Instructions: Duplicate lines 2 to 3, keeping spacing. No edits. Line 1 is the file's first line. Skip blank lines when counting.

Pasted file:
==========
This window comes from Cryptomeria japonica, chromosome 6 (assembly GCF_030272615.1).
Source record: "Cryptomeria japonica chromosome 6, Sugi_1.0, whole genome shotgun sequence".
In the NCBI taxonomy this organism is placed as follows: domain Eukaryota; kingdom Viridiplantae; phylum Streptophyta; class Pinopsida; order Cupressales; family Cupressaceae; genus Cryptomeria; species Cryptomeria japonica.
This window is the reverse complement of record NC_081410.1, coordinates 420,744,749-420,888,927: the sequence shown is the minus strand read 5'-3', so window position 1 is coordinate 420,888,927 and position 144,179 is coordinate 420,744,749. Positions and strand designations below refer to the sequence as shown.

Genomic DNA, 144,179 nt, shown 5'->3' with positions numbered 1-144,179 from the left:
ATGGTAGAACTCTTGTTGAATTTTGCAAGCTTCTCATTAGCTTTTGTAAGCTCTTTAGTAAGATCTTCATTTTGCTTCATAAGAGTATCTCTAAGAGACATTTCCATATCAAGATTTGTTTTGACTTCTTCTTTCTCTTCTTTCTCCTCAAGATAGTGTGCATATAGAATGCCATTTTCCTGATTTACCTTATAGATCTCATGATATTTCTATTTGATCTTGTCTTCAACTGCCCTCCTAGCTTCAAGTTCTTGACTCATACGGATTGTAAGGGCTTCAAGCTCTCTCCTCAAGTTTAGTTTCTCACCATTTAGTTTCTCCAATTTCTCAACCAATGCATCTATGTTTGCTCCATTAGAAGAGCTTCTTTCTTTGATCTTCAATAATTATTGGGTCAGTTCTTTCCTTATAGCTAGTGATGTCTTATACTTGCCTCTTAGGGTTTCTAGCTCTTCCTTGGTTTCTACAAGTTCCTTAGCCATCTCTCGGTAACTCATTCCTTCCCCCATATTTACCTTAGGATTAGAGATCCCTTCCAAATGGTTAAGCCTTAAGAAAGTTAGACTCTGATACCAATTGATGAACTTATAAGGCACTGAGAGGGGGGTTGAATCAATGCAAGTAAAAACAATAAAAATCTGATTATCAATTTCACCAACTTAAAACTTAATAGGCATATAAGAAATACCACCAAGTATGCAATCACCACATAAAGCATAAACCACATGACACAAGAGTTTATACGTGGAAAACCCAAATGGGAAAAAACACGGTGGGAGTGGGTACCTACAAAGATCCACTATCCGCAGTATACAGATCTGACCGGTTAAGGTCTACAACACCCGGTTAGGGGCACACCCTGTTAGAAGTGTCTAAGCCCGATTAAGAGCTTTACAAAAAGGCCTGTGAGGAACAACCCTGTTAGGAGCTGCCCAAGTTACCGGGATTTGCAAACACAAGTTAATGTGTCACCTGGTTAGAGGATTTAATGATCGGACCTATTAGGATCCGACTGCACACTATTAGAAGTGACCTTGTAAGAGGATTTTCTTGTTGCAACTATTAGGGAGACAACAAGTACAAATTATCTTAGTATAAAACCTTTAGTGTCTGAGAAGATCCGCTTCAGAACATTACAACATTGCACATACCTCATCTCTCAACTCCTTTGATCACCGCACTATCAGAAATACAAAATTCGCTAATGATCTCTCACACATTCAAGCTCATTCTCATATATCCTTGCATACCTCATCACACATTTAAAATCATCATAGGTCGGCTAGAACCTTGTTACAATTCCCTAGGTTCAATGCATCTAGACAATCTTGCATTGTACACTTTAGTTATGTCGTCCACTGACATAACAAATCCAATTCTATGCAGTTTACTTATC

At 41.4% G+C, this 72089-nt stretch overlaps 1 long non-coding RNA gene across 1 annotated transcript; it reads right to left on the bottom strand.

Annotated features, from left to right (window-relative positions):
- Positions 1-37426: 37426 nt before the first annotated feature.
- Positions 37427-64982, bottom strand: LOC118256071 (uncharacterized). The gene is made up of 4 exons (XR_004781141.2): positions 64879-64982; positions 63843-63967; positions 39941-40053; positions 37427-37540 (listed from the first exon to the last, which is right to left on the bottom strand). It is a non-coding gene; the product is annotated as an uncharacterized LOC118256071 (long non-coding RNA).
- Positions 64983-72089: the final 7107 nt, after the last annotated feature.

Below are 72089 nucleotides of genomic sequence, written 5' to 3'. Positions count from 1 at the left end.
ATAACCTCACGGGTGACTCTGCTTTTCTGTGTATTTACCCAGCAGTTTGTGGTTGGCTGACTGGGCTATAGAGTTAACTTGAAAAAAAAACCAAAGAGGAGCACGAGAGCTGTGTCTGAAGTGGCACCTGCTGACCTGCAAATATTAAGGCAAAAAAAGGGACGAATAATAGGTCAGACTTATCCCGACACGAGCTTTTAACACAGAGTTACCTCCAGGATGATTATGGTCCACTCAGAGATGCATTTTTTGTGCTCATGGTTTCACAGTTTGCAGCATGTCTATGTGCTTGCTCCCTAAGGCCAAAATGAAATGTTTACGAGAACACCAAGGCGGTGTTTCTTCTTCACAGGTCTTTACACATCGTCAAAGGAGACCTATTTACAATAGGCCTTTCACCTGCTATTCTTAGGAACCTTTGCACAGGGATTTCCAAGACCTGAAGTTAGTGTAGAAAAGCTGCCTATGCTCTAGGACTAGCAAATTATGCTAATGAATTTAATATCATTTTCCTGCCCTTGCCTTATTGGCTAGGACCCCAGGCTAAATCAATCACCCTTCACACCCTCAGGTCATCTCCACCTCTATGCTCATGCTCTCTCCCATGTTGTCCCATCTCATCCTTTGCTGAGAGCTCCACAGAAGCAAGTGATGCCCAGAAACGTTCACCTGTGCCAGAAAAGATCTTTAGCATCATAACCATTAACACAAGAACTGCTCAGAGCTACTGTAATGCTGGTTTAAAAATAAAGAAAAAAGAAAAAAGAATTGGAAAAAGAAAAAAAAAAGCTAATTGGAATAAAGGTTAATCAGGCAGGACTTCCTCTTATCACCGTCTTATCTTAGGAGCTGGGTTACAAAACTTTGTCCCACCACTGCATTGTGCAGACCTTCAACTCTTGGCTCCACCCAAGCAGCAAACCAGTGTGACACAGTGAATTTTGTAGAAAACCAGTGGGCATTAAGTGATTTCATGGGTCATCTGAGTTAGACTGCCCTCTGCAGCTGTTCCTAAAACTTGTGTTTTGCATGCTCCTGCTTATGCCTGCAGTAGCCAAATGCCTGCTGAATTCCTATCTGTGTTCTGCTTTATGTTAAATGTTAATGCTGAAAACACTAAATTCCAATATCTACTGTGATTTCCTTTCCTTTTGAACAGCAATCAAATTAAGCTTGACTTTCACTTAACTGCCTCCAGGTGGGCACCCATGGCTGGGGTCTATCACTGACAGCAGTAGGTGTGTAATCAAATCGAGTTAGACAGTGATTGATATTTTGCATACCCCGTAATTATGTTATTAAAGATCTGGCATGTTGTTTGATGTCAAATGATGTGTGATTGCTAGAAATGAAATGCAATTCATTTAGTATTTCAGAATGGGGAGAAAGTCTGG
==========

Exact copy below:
Source record: "Cryptomeria japonica chromosome 6, Sugi_1.0, whole genome shotgun sequence".
In the NCBI taxonomy this organism is placed as follows: domain Eukaryota; kingdom Viridiplantae; phylum Streptophyta; class Pinopsida; order Cupressales; family Cupressaceae; genus Cryptomeria; species Cryptomeria japonica.